|

Hopeful backs ‘low-carb’ diet

BY DANIEL SEIDL | FEBRUARY 13, 2014 5:00 AM

SocialTwist Tell-a-Friend

Monica Vernon, a Democrat running for Iowa’s 1st Congressional Districtseat, believes the nation needs to slim down.

 “The world needs, and America needs, to go on a low-carb diet,” Vernon said. “But it’s [a] low carbon [diet].”

Vernon spoke at an event hosted by the University of Iowa branch of the League of Conservation Voters Student Coalition on Wednesday. The event was focused on making environmental issues more accessible to college students, something that is important to achieve change, Vernon said.

“We have to get something major turned around in the next 10 years,” she said. “The students are the future.”

Vernon experienced firsthand how devastating climate change can be with the flood of 2008, she said. Now, she is campaigning for Iowa’s 1st District seat to take some issues to a larger stage.

Evan Wolfe, the president of the UI’s League of Conservation Voters Student Coalition, was one of the lead organizers of the event, and he agrees the issue needs to be looked at in a different way. Wolfe said leaders need to appeal to more personal issues for students.

“In the last 10 years, you’ve been hearing a lot of ‘doom and gloom,’ ” he said. “That’s not mobilizing people, and it’s not making change.”

Wilfrid Nixon, a UI civil and environmental engineering professor, said the environment is very important, and students may provide the key to solving some of these issues.

“My hope would be that students are at a phase in their life where they’re particularly critical of everything they hear,” he said. “It’s fresh thinking; it’s new thinking. Getting some new thinking in there is always a good idea.”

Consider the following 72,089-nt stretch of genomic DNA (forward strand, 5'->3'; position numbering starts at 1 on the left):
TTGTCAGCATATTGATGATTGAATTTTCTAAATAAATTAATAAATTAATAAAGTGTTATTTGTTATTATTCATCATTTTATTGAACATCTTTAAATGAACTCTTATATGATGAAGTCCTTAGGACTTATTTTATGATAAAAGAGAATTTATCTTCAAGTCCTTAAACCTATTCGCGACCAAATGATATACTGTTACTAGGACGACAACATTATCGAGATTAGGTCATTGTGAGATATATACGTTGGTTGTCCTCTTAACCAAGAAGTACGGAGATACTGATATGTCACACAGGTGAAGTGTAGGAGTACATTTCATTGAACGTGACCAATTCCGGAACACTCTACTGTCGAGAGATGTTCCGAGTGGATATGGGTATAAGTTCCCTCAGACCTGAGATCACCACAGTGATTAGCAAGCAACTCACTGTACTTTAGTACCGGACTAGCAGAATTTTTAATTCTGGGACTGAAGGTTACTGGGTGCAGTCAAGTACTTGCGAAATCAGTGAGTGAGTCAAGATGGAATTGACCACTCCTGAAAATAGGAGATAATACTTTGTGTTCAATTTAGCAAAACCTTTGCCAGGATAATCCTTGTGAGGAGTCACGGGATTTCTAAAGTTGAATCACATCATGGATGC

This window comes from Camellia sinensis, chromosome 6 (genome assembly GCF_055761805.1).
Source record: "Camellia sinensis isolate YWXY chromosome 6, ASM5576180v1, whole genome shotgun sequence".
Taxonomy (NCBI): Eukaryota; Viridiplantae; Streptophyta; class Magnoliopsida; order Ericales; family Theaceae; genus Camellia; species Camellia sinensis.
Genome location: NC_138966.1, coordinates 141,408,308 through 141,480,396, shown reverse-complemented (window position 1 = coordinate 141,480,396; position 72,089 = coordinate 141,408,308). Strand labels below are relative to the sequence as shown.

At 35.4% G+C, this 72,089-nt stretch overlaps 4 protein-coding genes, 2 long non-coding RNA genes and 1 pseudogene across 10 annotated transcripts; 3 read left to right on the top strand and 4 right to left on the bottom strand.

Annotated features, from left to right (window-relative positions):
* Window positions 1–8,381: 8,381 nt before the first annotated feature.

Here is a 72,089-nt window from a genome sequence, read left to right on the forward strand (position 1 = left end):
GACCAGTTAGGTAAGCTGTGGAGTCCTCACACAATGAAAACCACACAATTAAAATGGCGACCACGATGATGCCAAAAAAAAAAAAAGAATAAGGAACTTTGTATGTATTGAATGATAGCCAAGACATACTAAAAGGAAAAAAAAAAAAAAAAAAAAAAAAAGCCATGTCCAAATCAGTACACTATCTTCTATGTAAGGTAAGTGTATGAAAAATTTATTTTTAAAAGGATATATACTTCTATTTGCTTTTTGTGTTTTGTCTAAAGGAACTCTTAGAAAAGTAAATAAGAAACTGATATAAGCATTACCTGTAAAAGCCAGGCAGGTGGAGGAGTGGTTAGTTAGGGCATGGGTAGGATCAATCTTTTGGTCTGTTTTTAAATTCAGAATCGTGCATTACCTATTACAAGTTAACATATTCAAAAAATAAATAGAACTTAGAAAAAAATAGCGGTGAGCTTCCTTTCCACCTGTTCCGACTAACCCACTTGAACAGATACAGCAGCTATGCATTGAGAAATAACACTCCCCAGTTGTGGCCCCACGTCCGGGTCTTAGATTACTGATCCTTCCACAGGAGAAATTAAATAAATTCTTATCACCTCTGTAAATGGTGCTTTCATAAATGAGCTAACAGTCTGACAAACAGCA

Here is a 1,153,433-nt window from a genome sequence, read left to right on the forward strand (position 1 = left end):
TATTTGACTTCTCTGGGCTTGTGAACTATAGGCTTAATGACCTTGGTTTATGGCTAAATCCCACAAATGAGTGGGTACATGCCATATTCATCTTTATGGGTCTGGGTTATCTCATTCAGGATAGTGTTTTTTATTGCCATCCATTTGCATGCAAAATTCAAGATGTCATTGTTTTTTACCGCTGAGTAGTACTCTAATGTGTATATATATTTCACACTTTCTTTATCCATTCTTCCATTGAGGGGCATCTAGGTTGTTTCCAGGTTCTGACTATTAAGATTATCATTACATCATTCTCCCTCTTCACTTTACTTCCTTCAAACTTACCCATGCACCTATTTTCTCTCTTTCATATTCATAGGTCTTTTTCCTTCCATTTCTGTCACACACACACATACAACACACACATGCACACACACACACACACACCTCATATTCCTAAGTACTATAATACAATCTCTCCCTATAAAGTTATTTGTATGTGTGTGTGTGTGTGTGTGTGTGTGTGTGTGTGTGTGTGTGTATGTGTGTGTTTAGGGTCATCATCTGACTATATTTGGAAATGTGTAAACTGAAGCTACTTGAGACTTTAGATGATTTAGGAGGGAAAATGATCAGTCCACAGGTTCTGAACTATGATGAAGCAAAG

In addition to Vernon’s speech, the event featured several student-made images to relating the issue of climate change to students. One of these which was particularly powerful for many students, Wolfe said, was an image of a glass of beer with the words “Dirty water = dirty beer.”

Vernon said messages like this are important because they make the large, complex issue of the environment “simpler.”

“When something is that big, it’s easy to feel that you can’t be part of it,” she said. “For people to tune in, we have to get it to a simpler level.”

Vernon’s message has already reached at least one UI student.

UI junior Leah Campbell said Vernon’s presentation made the issue more interesting.

“I thought it was interesting,” Campbell said. “It got me excited.”

Though Vernon firmly believes climate issues are of utmost importance, others aren’t so sure. Johnson County Republicans head William Keetle said he is unsure the issue even exists.

“I am a little bit skeptical of the absolute certainty of some of the people on the global-warming side,” he said.

Vernon said outreach like this is the first step to really making change.

“It’s time to do big things, all of us,” she said. “It’s really important that we throw the gauntlet down on [the issue of] the environment.”


In today's issue:





 
Privacy Policy (8/15/07) | Terms of Use (4/28/08) | Content Submission Agreement (8/23/07) | Copyright Compliance Policy (8/25/07) | RSS Terms of Use

Copyright © The Daily Iowan, All Rights Reserved.